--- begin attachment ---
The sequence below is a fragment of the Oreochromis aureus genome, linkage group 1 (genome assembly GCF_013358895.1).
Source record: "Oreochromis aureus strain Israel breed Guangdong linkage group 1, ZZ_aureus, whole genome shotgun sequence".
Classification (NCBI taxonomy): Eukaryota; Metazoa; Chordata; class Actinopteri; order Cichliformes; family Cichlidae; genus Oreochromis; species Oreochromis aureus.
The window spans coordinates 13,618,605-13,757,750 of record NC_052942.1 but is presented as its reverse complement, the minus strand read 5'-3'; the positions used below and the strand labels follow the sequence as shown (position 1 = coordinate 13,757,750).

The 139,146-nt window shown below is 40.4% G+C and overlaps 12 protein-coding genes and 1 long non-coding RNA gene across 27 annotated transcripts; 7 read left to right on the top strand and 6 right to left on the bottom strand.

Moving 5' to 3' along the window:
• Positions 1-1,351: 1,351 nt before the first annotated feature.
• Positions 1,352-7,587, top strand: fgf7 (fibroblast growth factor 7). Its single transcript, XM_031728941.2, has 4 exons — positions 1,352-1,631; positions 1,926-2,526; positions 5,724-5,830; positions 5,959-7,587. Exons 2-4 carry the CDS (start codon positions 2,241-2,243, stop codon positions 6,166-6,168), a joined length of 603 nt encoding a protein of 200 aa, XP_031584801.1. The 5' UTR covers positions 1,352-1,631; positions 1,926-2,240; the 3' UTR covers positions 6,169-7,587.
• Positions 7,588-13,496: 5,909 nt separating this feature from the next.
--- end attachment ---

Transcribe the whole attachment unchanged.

The sequence below is a fragment of the Oreochromis aureus genome, linkage group 1 (genome assembly GCF_013358895.1).
Source record: "Oreochromis aureus strain Israel breed Guangdong linkage group 1, ZZ_aureus, whole genome shotgun sequence".
Classification (NCBI taxonomy): Eukaryota; Metazoa; Chordata; class Actinopteri; order Cichliformes; family Cichlidae; genus Oreochromis; species Oreochromis aureus.
The window spans coordinates 13,618,605-13,757,750 of record NC_052942.1 but is presented as its reverse complement, the minus strand read 5'-3'; the positions used below and the strand labels follow the sequence as shown (position 1 = coordinate 13,757,750).

The 139,146-nt window shown below is 40.4% G+C and overlaps 12 protein-coding genes and 1 long non-coding RNA gene across 27 annotated transcripts; 7 read left to right on the top strand and 6 right to left on the bottom strand.

Moving 5' to 3' along the window:
• Positions 1-1,351: 1,351 nt before the first annotated feature.
• Positions 1,352-7,587, top strand: fgf7 (fibroblast growth factor 7). Its single transcript, XM_031728941.2, has 4 exons — positions 1,352-1,631; positions 1,926-2,526; positions 5,724-5,830; positions 5,959-7,587. Exons 2-4 carry the CDS (start codon positions 2,241-2,243, stop codon positions 6,166-6,168), a joined length of 603 nt encoding a protein of 200 aa, XP_031584801.1. The 5' UTR covers positions 1,352-1,631; positions 1,926-2,240; the 3' UTR covers positions 6,169-7,587.
• Positions 7,588-13,496: 5,909 nt separating this feature from the next.